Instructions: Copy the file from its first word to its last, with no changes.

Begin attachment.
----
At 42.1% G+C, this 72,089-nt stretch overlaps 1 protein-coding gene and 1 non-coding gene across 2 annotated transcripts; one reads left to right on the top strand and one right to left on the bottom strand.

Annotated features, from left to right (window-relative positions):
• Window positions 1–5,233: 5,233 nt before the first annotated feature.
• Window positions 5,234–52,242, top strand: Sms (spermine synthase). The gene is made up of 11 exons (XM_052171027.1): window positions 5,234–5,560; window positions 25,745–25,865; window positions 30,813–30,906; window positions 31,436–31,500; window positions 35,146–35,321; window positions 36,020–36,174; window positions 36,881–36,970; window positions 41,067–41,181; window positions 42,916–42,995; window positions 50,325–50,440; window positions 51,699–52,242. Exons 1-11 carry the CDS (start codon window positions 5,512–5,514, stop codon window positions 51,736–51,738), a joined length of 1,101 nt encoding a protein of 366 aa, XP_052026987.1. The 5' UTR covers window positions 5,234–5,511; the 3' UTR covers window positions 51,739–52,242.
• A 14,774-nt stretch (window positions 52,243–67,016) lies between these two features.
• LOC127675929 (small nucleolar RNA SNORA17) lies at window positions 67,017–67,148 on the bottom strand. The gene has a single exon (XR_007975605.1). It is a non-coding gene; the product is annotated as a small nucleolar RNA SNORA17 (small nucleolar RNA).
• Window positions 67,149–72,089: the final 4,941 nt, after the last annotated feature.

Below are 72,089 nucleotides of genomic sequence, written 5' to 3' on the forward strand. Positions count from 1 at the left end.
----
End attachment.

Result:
At 42.1% G+C, this 72,089-nt stretch overlaps 1 protein-coding gene and 1 non-coding gene across 2 annotated transcripts; one reads left to right on the top strand and one right to left on the bottom strand.

Annotated features, from left to right (window-relative positions):
• Window positions 1–5,233: 5,233 nt before the first annotated feature.
• Window positions 5,234–52,242, top strand: Sms (spermine synthase). The gene is made up of 11 exons (XM_052171027.1): window positions 5,234–5,560; window positions 25,745–25,865; window positions 30,813–30,906; window positions 31,436–31,500; window positions 35,146–35,321; window positions 36,020–36,174; window positions 36,881–36,970; window positions 41,067–41,181; window positions 42,916–42,995; window positions 50,325–50,440; window positions 51,699–52,242. Exons 1-11 carry the CDS (start codon window positions 5,512–5,514, stop codon window positions 51,736–51,738), a joined length of 1,101 nt encoding a protein of 366 aa, XP_052026987.1. The 5' UTR covers window positions 5,234–5,511; the 3' UTR covers window positions 51,739–52,242.
• A 14,774-nt stretch (window positions 52,243–67,016) lies between these two features.
• LOC127675929 (small nucleolar RNA SNORA17) lies at window positions 67,017–67,148 on the bottom strand. The gene has a single exon (XR_007975605.1). It is a non-coding gene; the product is annotated as a small nucleolar RNA SNORA17 (small nucleolar RNA).
• Window positions 67,149–72,089: the final 4,941 nt, after the last annotated feature.

Below are 72,089 nucleotides of genomic sequence, written 5' to 3' on the forward strand. Positions count from 1 at the left end.